But more than this, you’ll be able to meet, or even make friends, with people who you would never have been able to meet otherwise.

Watching a Solar Eclipse

(Solar eclipse photo taken by me in Tokyo, May 2012)

Solar eclipses are extremely rare events – I’d never seen one before and might never again. In 2012 I was traveling in Tokyo, and my friend who lives there informed me there would be one the very night before it happened. If not for her, I would never have seen this. She even gave me a pair of special glasses so I could view it.

Some of my longest friendships have been with people I’ve met through being able to speak Korean and Japanese. I still regularly email and occasionally meet up with friends who I met ten years ago through my interest in the Japanese language. A large portion of my online contacts came from eight years ago when I first traveled to Korea. It’s hard to imagine a version of my life without these people. But until you learn that foreign language yourself, you are the one living in that alternate reality.

And some of my best experiences in foreign countries have been meeting up with friends in those places too. Locals know their cities better than anyone, and will invite you to special events or introduce you to new places you never knew existed.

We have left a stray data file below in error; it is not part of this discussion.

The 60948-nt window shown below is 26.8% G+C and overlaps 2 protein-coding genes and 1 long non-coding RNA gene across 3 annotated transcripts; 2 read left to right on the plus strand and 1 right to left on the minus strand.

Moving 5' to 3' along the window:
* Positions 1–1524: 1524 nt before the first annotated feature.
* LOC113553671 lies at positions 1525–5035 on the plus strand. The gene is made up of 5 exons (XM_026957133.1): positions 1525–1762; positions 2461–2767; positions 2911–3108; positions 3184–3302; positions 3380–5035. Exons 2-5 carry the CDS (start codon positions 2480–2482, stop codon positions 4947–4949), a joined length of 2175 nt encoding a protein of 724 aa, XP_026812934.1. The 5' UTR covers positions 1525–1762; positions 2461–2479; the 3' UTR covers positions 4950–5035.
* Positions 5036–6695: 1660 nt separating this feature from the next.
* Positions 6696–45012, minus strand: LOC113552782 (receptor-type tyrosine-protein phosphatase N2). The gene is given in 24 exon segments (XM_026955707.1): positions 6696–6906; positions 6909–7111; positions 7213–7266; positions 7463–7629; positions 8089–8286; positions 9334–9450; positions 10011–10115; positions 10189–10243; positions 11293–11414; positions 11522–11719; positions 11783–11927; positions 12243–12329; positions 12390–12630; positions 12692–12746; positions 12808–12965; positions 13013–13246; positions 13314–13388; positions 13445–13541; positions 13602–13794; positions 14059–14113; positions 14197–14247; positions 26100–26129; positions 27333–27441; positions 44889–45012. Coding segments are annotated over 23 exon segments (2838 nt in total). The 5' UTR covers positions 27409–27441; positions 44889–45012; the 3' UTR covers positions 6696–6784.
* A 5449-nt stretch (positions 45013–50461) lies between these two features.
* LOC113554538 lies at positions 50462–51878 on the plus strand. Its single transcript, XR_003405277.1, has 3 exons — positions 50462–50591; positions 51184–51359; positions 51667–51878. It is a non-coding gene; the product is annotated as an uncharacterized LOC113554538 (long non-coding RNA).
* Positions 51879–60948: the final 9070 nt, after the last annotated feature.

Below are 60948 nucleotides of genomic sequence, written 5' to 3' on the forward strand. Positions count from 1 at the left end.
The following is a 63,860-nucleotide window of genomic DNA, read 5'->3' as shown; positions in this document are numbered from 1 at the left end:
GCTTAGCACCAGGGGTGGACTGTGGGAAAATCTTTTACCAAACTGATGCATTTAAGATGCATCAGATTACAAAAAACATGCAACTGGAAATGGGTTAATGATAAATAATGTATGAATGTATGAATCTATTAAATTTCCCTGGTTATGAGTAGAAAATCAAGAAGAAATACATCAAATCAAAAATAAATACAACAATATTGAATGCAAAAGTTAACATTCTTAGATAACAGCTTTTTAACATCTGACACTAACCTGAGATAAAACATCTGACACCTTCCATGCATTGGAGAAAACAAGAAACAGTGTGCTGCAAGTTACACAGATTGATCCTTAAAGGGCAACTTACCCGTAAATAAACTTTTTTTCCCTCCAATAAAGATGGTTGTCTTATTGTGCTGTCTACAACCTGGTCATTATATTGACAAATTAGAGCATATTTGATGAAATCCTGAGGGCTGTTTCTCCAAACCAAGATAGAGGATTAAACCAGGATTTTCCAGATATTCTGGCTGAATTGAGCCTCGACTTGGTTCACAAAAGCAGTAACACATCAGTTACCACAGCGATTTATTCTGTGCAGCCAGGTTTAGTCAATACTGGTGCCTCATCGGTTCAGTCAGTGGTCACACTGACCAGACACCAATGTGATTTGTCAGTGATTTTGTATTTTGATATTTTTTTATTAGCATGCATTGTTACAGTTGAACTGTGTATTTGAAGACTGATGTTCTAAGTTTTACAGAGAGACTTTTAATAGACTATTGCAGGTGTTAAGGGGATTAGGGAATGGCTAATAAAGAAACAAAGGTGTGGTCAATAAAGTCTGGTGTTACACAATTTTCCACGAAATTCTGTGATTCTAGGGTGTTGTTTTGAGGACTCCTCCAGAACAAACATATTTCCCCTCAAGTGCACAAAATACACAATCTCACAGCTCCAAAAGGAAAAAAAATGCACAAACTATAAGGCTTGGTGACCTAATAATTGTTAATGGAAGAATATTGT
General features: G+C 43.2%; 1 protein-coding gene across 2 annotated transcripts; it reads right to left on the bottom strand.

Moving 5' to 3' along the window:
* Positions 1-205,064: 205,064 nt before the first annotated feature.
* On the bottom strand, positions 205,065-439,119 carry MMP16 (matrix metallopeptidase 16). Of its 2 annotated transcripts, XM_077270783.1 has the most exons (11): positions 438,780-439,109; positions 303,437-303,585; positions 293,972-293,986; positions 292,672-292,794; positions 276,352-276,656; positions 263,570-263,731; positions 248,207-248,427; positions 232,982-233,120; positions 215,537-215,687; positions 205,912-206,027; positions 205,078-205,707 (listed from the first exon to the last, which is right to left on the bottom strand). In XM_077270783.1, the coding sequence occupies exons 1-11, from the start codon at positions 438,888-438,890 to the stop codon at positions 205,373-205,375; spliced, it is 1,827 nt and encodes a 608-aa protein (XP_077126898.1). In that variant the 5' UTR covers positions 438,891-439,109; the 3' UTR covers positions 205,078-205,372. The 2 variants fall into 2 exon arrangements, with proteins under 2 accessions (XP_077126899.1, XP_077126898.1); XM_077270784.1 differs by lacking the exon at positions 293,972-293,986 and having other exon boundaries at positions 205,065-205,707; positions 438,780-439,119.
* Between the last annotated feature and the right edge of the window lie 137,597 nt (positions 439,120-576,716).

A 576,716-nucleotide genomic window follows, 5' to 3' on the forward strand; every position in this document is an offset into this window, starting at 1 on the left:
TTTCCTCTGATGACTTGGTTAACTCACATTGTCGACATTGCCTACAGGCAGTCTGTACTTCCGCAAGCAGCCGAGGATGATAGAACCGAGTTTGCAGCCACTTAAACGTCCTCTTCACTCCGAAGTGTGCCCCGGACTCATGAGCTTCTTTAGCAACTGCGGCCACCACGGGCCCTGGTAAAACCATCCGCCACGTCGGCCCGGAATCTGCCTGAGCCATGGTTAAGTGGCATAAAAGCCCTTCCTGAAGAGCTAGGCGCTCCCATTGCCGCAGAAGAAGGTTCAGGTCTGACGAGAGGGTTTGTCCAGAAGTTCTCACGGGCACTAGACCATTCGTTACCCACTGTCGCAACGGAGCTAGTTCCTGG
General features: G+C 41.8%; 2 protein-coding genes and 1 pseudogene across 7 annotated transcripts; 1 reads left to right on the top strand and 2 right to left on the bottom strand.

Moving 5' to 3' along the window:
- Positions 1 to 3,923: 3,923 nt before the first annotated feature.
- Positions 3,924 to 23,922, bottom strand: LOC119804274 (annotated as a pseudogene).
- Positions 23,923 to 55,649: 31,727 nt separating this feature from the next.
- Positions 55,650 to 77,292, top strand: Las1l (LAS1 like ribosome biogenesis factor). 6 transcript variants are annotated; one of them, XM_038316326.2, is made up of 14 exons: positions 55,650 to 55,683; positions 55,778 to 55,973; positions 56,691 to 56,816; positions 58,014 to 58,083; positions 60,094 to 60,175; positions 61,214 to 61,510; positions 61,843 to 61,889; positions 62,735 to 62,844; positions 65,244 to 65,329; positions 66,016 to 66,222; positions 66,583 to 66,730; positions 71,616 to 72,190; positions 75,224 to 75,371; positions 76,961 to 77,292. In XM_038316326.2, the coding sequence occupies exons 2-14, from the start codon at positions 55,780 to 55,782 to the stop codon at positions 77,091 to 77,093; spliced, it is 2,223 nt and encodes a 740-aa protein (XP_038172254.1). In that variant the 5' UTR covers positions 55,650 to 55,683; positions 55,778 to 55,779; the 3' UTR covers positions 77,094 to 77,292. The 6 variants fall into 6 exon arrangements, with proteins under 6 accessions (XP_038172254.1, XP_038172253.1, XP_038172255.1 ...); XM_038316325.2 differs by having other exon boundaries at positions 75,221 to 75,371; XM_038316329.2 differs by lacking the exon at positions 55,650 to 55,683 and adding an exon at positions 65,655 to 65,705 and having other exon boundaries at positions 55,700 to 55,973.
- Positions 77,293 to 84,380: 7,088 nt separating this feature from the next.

New Year's Sun in Korea

(Photo of the New Year’s sun taken by me from the top of Pal-yong-san, Korea in 2007)

New Year’s Eve I was invited along with a church group to hike to the top of a mountain early the next morning to watch the sun rise. Almost none of them could speak English, and I’m certain I would not have enjoyed the trip, or been invited on it, had I not known Korean too. I would have been asleep, and I definitely would have missed out.

Cat cafe

(Enjoying the evening at a Cat Café in Japan with some of my close friends. Yes, even the cats only spoke Japanese.)

Beach in Hong Kong

(Had I not talked to the bus driver, I would have missed this pristine beach while traveling in Hong Kong. Some of the cleanest sand I’d ever seen, and a very relaxing and fun way to spend a few hours in the afternoon.)

Sunset over Jeju Island

(Sunset over Jeju Island, Korea. Can you tell by now that I love the sun?)

But being able to travel to new places and make new friends isn’t the only reason I recommend learning a foreign language.

Fuji TV Studio